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Exp Cell Res. 2009 May 1;315(8):1533-47. doi: 10.1016/j.yexcr.2008.12.001. Epub 2008 Dec 11.

Cbf11 and Cbf12, the fission yeast CSL proteins, play opposing roles in cell adhesion and coordination of cell and nuclear division.

Author information

1
Department of Cell Biology, Faculty of Science, Charles University in Prague, Vinicná 7, 128 43, Prague 2, Czech Republic.

Abstract

The CSL (CBF1/RBP-Jkappa/Suppressor of Hairless/LAG-1) family is comprised of transcription factors essential for metazoan development, mostly due to their involvement in the Notch receptor signaling pathway. Recently, we identified two novel classes of CSL genes in the genomes of several fungal species, organisms lacking the Notch pathway. In this study, we characterized experimentally cbf11+ and cbf12+, the two CSL genes of Schizosaccharomyces pombe, in order to elucidate the CSL function in fungi. We provide evidence supporting their identity as genuine CSL genes. Both cbf11+ and cbf12+ are non-essential; they have distinct expression profiles and code for nuclear proteins with transcription activation potential. Significantly, we demonstrated that Cbf11 recognizes specifically the canonical CSL response element GTGA/GGAA in vitro. The deletion of cbf11+ is associated with growth phenotypes and altered colony morphology. Furthermore, we found that Cbf11 and Cbf12 play opposite roles in cell adhesion, nuclear and cell division and their coordination. Disturbed balance of the two CSL proteins leads to cell separation defects (sep phenotype), cut phenotype, and high-frequency diploidization in heterothallic strains. Our data show that CSL proteins operate in an organism predating the Notch pathway, which should be of relevance to the understanding of (Notch-independent) CSL functions in metazoans.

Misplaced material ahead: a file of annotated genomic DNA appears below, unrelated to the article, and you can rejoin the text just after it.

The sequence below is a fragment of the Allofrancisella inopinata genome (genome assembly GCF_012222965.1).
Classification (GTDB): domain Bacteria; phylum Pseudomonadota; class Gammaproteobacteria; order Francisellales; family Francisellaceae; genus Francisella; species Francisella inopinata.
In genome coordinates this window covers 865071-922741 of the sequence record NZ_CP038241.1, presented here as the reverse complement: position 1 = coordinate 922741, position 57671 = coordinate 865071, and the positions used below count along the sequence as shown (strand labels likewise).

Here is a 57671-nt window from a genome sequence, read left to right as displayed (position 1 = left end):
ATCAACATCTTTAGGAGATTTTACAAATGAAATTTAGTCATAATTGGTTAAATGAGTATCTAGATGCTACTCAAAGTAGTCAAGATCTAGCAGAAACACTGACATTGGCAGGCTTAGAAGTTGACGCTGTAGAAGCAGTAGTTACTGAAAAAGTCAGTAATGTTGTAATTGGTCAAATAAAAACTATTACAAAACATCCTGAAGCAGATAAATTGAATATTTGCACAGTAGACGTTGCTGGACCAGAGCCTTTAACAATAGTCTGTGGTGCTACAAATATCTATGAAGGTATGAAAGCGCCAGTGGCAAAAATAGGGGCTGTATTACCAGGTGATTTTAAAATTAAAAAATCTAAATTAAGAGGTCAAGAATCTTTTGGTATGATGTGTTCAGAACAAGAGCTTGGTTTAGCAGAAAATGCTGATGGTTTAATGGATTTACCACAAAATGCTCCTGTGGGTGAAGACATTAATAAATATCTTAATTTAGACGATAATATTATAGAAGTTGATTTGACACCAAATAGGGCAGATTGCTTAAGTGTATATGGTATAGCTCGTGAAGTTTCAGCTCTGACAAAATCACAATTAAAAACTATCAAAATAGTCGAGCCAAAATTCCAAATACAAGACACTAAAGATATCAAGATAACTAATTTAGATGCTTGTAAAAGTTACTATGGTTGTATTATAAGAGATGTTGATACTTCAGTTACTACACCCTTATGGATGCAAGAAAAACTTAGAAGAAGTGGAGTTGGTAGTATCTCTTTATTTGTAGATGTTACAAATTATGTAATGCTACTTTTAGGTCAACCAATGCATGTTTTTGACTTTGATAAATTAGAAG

PMID:
19101542
DOI:
10.1016/j.yexcr.2008.12.001
[Indexed for MEDLINE]

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